Intended as the concluding film in the trilogy on the modern history of Taiwan began with Beiqing Chengshi (1989), this film reveals the story through three levels: a film within a film as ... See full summary »
Ah-Ching and his friends have just finished school in their island fishing village, and now spend most of their time drinking and fighting. Three of them decide to go to the port city of ... See full summary »
A Japanese movie with a French title, "Café Lumiere" is a desultory tale of a young pregnant woman and her friendship with a local bookstore proprietor. As the movie is almost militantly anti-narrative in its stance, there really isn't much more one can provide in the way of helpful plot summary than that.
Director Hsiao-hsien Hou has opted for a Spartan style of film-making that hearkens back to such early Japanese masters as Yasujiro Ozu and Kenji Mizoguchi. Each scene consists of a single medium or long shot with no close-ups or edits whatsoever. The result is that we become so detached from the characters on screen that we find ourselves unengaged in their problems and their fates. And this turns out to be a particularly serious problem in this case because the spare screenplay offers us so little of interest to start with. The story consists mainly of Yoko wandering around the city or moping in her apartment as she goes about the tasks of her daily life. She rides on trains, entertains her visiting parents, spends infrequent moments with her storeowner friend - and that's about it: no revelatory conversations, no insights into character, no point or purpose beyond the prosaic surface. Admittedly, some of the compositions are stunning and the style is intriguing and hypnotic at first, but it soon loses its charm as the tedium of the narrative (or non-narrative) takes over.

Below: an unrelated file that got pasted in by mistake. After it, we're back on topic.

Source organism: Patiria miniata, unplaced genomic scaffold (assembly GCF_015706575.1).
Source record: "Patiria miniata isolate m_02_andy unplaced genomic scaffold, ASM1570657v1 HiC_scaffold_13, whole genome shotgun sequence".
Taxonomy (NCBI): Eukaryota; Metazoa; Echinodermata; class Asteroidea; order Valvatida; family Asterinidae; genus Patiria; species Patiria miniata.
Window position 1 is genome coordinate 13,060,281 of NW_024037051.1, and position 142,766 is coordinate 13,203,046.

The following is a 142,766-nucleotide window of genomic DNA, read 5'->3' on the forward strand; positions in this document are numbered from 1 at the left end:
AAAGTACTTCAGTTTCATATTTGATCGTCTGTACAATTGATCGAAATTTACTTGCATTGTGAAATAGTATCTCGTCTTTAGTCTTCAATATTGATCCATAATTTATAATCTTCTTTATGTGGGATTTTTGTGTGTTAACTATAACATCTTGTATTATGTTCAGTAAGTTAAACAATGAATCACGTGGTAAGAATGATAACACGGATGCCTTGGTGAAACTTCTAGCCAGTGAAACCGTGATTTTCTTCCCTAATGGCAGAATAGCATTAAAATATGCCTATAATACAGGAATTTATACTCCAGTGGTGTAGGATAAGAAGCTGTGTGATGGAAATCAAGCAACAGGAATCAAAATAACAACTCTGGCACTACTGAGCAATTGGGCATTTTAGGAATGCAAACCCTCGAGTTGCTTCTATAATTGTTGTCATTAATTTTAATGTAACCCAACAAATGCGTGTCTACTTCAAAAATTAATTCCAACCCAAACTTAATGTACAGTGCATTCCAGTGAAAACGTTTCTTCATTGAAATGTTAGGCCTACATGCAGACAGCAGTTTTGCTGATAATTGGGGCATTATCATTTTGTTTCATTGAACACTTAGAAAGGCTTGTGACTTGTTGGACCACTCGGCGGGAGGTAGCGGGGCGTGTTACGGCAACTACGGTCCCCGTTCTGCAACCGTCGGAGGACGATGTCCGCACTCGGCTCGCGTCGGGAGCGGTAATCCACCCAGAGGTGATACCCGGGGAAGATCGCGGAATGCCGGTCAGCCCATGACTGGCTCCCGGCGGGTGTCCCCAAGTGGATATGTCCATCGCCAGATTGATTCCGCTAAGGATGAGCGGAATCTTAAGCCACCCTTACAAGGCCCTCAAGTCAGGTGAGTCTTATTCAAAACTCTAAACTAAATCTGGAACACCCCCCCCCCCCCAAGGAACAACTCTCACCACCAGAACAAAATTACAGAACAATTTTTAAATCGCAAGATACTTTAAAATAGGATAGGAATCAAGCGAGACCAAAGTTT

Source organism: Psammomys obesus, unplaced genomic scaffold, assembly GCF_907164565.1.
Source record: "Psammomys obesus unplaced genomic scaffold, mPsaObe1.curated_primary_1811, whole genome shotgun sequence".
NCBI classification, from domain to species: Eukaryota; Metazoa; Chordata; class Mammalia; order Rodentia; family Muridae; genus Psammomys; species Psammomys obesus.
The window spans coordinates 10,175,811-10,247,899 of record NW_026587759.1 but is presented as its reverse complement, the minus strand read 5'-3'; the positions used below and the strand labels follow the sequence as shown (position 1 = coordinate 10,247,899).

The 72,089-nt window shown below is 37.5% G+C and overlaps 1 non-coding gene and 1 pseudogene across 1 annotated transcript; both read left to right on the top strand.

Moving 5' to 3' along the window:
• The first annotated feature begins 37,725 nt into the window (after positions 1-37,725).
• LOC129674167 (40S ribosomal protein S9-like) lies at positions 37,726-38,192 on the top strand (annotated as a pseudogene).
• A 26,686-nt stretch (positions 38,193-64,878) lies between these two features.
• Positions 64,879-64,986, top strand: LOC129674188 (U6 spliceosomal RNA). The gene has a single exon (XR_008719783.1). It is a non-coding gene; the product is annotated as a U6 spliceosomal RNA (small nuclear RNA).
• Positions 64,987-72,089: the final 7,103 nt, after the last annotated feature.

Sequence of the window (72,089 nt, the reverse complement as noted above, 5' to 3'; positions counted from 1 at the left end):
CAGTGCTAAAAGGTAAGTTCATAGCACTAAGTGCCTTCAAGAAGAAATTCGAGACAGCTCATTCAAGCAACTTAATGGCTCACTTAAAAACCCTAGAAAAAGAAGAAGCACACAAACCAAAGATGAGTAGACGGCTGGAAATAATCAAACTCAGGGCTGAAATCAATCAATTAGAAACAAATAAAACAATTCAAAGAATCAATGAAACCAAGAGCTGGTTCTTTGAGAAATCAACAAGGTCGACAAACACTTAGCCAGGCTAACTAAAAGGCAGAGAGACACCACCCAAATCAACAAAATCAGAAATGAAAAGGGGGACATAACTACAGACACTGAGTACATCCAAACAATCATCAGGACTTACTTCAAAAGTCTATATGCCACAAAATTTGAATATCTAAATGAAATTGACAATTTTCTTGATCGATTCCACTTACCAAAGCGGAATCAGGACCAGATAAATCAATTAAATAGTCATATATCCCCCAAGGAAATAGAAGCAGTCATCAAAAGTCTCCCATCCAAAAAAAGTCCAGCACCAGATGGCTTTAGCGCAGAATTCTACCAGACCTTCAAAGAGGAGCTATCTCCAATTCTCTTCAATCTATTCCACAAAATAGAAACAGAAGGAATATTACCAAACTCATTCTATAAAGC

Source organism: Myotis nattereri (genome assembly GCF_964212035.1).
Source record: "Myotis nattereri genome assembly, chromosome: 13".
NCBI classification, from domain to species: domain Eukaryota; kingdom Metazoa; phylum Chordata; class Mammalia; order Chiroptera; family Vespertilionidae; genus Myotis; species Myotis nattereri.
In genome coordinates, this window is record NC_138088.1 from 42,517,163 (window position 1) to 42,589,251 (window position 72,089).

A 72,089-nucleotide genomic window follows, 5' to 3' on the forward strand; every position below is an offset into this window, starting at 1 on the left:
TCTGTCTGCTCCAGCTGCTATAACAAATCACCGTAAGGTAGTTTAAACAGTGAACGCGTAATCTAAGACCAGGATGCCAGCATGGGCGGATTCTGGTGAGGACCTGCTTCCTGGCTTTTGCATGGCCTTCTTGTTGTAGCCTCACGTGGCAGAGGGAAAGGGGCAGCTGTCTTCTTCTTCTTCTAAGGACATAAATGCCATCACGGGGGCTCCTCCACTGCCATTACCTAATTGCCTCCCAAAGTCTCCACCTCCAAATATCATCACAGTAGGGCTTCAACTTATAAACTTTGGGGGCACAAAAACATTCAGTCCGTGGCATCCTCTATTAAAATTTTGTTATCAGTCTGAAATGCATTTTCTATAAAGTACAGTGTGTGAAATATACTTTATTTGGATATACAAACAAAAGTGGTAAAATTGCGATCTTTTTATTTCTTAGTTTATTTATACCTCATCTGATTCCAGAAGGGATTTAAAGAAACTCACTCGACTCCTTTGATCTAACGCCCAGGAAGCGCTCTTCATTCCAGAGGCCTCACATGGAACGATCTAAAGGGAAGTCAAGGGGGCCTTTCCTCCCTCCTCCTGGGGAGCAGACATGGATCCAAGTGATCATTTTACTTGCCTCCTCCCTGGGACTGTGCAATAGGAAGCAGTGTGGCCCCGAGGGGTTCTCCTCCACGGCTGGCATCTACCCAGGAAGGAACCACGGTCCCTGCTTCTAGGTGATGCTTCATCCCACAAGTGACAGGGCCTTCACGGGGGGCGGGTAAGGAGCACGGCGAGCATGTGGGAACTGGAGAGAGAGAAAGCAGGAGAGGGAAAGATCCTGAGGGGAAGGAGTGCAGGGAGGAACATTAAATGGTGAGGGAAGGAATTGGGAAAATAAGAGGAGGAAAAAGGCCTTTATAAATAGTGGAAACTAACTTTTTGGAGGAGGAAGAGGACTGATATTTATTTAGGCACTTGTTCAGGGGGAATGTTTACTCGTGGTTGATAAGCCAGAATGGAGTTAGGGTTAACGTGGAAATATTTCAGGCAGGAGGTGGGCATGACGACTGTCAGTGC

The acting is consistently understated and naturalistic, but in a movie in which everybody just looks preoccupied and pensive, there really isn't much call for anything else.
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